Attending the Scrub Hill Indigenous Education Forum are Sandy Strait State School principal Shane Urquhart, Fraser Coast councillor David Dalgleish, Paul Herschell and Will Davis of Qld Studies Authority with Butchulla elder Frances Gala and Butchulla community linguist Joyce Bonner.
Attending the Scrub Hill Indigenous Education Forum are Sandy Strait State School principal Shane Urquhart, Fraser Coast councillor David Dalgleish, Paul Herschell and Will Davis of Qld Studies Authority with Butchulla elder Frances Gala and Butchulla community linguist Joyce Bonner. Daniel Tweed

Butchulla may be taught in schools

HERVEY Bay is poised to pioneer an indigenous education revolution.

A senior officer from the Queensland Studies Authority was told yesterday that the Fraser Coast is ready to trial a ground-breaking new school syllabus which could place the Butchulla language alongside Chinese, Indonesian, German and French as classroom subjects.

Paul Herschell, acting deputy director of the QSA’s teaching and learning division, met with Butchulla elders and education leaders at the Korrawinga Aboriginal Centre in Hervey Bay to present a statewide proposal to formalise the education of indigenous languages.

“Syllabuses can maintain communities by reviving and revitalising their languages,” Mr Herschell said.

“The question is how do we develop a curriculum that embeds itself into the community?”

Mr Herschell was shown DVDs, booklets and dictionaries by Butchulla elders as examples of the inroads already being made on the Fraser Coast.

He was told about the Fraser Coast Chronicle’s award-winning Butchulla series which introduced the language to classrooms throughout the region and the unbridled pride felt by indigenous community leaders.

He was also informed about an innovative course in indigenous studies on offer to students at the Fraser Coast campus of USQ.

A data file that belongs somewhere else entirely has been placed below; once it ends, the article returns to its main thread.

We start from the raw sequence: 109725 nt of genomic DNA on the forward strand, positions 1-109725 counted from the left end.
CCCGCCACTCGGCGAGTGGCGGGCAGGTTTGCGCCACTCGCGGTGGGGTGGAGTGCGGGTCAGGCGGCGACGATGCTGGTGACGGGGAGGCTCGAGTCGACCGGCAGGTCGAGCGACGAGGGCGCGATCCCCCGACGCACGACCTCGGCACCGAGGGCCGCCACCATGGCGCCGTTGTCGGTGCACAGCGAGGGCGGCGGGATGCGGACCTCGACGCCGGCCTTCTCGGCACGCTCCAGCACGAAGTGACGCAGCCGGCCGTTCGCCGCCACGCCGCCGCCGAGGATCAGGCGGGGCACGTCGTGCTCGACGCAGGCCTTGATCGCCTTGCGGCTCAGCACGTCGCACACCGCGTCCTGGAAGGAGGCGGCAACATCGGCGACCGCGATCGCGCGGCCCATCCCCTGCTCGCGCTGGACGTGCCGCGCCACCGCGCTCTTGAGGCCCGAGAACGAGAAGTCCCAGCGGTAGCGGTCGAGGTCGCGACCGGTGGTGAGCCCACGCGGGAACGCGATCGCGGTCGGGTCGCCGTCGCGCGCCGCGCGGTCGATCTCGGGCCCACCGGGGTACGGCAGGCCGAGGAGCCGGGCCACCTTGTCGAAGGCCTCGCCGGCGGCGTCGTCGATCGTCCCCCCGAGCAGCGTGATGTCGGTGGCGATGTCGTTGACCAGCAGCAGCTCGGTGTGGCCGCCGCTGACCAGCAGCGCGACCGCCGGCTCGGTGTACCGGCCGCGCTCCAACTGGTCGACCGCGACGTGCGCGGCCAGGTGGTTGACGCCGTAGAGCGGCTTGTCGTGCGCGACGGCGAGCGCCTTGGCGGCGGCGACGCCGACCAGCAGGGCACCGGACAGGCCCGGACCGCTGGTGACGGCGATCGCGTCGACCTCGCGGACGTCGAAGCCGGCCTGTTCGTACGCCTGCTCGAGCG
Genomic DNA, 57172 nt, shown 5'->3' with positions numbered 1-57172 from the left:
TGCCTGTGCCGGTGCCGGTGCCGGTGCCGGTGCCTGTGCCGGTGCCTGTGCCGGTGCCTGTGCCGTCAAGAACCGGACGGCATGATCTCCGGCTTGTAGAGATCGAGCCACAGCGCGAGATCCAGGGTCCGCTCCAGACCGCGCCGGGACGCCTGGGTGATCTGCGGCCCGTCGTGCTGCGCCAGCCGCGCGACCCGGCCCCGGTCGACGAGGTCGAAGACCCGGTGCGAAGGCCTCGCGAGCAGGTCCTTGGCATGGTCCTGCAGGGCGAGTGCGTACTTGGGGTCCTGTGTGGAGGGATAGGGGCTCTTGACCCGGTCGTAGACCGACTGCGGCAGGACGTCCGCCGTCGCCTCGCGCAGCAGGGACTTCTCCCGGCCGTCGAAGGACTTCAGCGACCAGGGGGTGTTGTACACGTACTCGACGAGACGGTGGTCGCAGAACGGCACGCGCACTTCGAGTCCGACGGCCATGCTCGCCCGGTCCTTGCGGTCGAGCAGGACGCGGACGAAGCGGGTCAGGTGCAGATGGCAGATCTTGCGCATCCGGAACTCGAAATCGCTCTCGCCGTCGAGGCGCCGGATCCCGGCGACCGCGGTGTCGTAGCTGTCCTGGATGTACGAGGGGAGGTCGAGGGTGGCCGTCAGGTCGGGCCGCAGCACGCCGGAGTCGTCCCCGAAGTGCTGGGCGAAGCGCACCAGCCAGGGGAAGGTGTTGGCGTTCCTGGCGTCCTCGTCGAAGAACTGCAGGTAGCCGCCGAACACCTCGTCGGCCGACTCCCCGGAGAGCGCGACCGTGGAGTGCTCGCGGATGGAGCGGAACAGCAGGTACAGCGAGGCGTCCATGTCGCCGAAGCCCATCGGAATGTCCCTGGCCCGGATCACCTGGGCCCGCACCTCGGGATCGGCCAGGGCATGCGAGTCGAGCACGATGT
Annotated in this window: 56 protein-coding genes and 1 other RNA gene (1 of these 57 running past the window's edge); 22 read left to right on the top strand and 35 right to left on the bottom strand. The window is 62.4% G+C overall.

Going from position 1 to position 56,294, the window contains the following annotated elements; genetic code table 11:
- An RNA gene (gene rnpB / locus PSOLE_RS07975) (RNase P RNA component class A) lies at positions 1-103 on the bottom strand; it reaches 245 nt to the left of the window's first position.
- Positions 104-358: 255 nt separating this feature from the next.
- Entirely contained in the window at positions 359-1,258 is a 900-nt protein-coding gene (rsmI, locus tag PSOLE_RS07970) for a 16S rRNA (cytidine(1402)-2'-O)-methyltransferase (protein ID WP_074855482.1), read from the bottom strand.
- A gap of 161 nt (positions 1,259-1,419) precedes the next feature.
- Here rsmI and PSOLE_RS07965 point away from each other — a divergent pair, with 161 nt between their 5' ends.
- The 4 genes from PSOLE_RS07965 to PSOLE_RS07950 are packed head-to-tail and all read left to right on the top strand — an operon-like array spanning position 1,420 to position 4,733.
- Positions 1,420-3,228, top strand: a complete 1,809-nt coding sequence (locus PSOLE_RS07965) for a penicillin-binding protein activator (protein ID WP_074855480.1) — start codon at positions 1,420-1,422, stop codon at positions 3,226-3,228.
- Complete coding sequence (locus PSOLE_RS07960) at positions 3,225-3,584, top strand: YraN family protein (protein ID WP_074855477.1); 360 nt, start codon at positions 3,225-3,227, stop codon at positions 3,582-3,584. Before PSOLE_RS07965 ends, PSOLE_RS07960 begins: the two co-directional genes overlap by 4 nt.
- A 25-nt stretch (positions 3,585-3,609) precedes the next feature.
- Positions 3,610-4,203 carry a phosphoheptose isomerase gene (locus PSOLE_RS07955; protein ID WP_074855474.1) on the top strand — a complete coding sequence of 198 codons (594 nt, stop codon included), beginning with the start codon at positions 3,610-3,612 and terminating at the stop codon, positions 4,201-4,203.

“This is the best place to trial it,” councillor David Dalgleish said.

“The whole community has embraced it.”

QSA is aiming to develop two syllabuses through to Year 12. A draft syllabus is expected by the end of June, with a trial period in the schools in the second half of 2010.

Implementation of the junior syllabus up to Year 10 is planned for schools in 2011, with the senior syllabus coming on stream the following year.

“It’s going to be a job,” Butchulla elder Aunty Frances Gala predicted.

“The idea of bringing the language into the schools is wonderful.”

School representatives at yesterday’s meeting highlighted the need for permanent jobs to be created by the project.

“The only way it can be successful is to have people from the indigenous community in the schools,” said Julie Learoyd, principal at Hervey Bay State High School.

“Would it mean permanent employment for people in the schools? I wouldn’t like to see it done on a volunteer basis. It needs to be a paid position.”

This view was endorsed by Simon Boss-Walker, principal of Pialba State School.

“It’s a fairly large program to deliver. Have we the people on the ground to deliver it?

“If it is taught as a language other than English, it’s the best way to go.”



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